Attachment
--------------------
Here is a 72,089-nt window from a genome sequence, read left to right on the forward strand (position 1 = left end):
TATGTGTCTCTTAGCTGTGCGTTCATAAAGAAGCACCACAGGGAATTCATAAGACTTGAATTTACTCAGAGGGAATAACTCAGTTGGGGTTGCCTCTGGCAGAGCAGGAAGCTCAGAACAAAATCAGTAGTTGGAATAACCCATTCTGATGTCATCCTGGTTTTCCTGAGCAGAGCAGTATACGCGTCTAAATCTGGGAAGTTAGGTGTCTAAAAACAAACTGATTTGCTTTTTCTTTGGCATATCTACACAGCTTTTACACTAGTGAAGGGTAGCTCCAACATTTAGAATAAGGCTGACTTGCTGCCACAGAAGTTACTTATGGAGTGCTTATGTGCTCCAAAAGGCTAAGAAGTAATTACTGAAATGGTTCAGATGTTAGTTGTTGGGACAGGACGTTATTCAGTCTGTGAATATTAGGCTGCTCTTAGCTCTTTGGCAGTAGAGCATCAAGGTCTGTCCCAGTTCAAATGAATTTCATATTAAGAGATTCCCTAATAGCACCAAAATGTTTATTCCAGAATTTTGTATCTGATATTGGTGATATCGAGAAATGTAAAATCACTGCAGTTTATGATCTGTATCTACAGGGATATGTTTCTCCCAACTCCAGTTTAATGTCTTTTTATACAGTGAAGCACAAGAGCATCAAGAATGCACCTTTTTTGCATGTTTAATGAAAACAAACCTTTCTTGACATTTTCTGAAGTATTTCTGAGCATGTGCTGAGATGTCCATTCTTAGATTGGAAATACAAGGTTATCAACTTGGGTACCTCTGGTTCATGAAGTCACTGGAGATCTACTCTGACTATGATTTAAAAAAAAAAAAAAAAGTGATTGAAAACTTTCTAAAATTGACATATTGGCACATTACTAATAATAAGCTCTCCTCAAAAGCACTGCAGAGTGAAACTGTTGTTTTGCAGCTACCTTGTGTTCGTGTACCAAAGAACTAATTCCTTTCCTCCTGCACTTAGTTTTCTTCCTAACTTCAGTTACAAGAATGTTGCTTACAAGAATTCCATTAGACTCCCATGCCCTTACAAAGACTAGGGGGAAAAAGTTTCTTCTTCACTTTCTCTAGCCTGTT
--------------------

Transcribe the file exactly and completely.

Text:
Here is a 72,089-nt window from a genome sequence, read left to right on the forward strand (position 1 = left end):
TATGTGTCTCTTAGCTGTGCGTTCATAAAGAAGCACCACAGGGAATTCATAAGACTTGAATTTACTCAGAGGGAATAACTCAGTTGGGGTTGCCTCTGGCAGAGCAGGAAGCTCAGAACAAAATCAGTAGTTGGAATAACCCATTCTGATGTCATCCTGGTTTTCCTGAGCAGAGCAGTATACGCGTCTAAATCTGGGAAGTTAGGTGTCTAAAAACAAACTGATTTGCTTTTTCTTTGGCATATCTACACAGCTTTTACACTAGTGAAGGGTAGCTCCAACATTTAGAATAAGGCTGACTTGCTGCCACAGAAGTTACTTATGGAGTGCTTATGTGCTCCAAAAGGCTAAGAAGTAATTACTGAAATGGTTCAGATGTTAGTTGTTGGGACAGGACGTTATTCAGTCTGTGAATATTAGGCTGCTCTTAGCTCTTTGGCAGTAGAGCATCAAGGTCTGTCCCAGTTCAAATGAATTTCATATTAAGAGATTCCCTAATAGCACCAAAATGTTTATTCCAGAATTTTGTATCTGATATTGGTGATATCGAGAAATGTAAAATCACTGCAGTTTATGATCTGTATCTACAGGGATATGTTTCTCCCAACTCCAGTTTAATGTCTTTTTATACAGTGAAGCACAAGAGCATCAAGAATGCACCTTTTTTGCATGTTTAATGAAAACAAACCTTTCTTGACATTTTCTGAAGTATTTCTGAGCATGTGCTGAGATGTCCATTCTTAGATTGGAAATACAAGGTTATCAACTTGGGTACCTCTGGTTCATGAAGTCACTGGAGATCTACTCTGACTATGATTTAAAAAAAAAAAAAAAAGTGATTGAAAACTTTCTAAAATTGACATATTGGCACATTACTAATAATAAGCTCTCCTCAAAAGCACTGCAGAGTGAAACTGTTGTTTTGCAGCTACCTTGTGTTCGTGTACCAAAGAACTAATTCCTTTCCTCCTGCACTTAGTTTTCTTCCTAACTTCAGTTACAAGAATGTTGCTTACAAGAATTCCATTAGACTCCCATGCCCTTACAAAGACTAGGGGGAAAAAGTTTCTTCTTCACTTTCTCTAGCCTGTT